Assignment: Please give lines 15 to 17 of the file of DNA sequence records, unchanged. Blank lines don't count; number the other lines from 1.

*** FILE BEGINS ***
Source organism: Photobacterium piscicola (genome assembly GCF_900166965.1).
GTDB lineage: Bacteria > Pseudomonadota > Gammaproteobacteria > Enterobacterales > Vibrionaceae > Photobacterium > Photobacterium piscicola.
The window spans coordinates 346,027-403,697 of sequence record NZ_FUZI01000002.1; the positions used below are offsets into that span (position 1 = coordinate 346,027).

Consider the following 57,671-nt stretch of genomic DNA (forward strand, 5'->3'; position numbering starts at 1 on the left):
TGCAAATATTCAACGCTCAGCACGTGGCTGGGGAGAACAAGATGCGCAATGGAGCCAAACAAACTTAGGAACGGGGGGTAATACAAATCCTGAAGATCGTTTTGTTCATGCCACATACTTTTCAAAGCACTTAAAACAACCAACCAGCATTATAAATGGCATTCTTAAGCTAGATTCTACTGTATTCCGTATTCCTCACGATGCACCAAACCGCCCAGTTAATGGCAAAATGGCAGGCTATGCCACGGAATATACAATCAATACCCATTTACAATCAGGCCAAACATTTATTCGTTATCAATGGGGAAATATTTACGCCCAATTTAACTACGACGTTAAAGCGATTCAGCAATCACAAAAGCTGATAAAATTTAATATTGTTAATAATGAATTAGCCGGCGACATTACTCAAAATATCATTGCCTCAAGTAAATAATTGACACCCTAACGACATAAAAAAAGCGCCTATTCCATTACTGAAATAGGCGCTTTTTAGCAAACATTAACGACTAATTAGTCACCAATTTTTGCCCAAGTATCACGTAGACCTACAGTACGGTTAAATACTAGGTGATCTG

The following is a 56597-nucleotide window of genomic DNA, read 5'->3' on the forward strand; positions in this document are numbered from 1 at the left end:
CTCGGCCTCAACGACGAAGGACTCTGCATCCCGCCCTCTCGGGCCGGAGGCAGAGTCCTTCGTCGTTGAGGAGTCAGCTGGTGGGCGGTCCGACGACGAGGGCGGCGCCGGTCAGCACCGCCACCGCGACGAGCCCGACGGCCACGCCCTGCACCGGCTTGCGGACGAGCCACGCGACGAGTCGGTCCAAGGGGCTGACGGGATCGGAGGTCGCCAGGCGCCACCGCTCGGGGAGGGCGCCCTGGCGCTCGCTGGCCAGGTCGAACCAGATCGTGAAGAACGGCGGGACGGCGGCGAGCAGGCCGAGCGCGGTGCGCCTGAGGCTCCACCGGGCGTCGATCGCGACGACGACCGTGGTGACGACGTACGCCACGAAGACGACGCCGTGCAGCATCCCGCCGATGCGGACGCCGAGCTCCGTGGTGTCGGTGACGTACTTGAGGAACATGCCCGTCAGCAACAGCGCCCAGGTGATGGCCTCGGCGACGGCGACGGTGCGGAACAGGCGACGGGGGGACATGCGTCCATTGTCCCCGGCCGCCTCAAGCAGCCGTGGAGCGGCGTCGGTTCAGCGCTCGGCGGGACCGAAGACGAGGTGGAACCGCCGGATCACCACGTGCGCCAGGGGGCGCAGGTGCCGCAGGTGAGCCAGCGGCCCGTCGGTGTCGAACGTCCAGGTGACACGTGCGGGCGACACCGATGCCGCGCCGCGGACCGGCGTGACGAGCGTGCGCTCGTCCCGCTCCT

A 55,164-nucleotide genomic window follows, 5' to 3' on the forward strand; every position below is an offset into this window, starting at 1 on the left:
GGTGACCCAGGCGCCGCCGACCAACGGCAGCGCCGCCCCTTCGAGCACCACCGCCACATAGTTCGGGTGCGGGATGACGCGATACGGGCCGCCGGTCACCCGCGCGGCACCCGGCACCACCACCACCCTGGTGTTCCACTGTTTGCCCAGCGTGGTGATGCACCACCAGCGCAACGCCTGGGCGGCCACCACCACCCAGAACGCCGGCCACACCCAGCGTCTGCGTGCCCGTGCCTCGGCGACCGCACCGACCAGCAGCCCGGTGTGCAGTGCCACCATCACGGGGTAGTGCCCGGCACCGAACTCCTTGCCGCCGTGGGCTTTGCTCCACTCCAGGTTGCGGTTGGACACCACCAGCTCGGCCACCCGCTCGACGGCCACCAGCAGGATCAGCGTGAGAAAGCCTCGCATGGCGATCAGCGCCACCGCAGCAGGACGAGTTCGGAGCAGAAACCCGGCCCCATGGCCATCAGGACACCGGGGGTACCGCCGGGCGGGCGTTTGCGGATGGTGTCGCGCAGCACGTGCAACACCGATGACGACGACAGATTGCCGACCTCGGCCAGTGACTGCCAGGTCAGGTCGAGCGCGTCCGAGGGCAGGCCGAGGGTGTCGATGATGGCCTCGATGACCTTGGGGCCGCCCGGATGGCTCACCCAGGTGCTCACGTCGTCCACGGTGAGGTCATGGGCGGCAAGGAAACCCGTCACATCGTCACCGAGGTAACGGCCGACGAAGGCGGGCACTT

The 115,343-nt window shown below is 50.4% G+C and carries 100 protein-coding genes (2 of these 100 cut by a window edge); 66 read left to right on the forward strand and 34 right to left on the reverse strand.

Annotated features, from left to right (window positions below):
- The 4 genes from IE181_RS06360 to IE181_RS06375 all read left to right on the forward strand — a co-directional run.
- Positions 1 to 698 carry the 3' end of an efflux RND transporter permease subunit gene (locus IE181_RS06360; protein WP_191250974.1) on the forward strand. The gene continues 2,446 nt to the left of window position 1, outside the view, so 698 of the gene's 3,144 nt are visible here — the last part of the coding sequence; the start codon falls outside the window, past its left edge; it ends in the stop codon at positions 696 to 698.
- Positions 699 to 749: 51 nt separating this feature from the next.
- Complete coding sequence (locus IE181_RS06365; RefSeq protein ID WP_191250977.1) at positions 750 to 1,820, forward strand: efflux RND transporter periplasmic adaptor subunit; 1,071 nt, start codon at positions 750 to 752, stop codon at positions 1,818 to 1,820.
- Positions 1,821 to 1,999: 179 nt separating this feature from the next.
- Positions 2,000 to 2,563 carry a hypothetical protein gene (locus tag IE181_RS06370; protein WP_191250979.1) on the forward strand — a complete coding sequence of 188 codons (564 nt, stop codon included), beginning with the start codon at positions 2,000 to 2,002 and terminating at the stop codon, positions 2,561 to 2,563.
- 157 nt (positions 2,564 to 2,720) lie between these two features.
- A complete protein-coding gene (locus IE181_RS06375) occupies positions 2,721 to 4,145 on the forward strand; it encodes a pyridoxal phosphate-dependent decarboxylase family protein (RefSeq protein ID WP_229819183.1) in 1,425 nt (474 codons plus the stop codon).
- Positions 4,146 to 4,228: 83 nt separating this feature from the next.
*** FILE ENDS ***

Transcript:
- Complete coding sequence (locus IE181_RS06365; RefSeq protein ID WP_191250977.1) at positions 750 to 1,820, forward strand: efflux RND transporter periplasmic adaptor subunit; 1,071 nt, start codon at positions 750 to 752, stop codon at positions 1,818 to 1,820.
- Positions 1,821 to 1,999: 179 nt separating this feature from the next.
- Positions 2,000 to 2,563 carry a hypothetical protein gene (locus tag IE181_RS06370; protein WP_191250979.1) on the forward strand — a complete coding sequence of 188 codons (564 nt, stop codon included), beginning with the start codon at positions 2,000 to 2,002 and terminating at the stop codon, positions 2,561 to 2,563.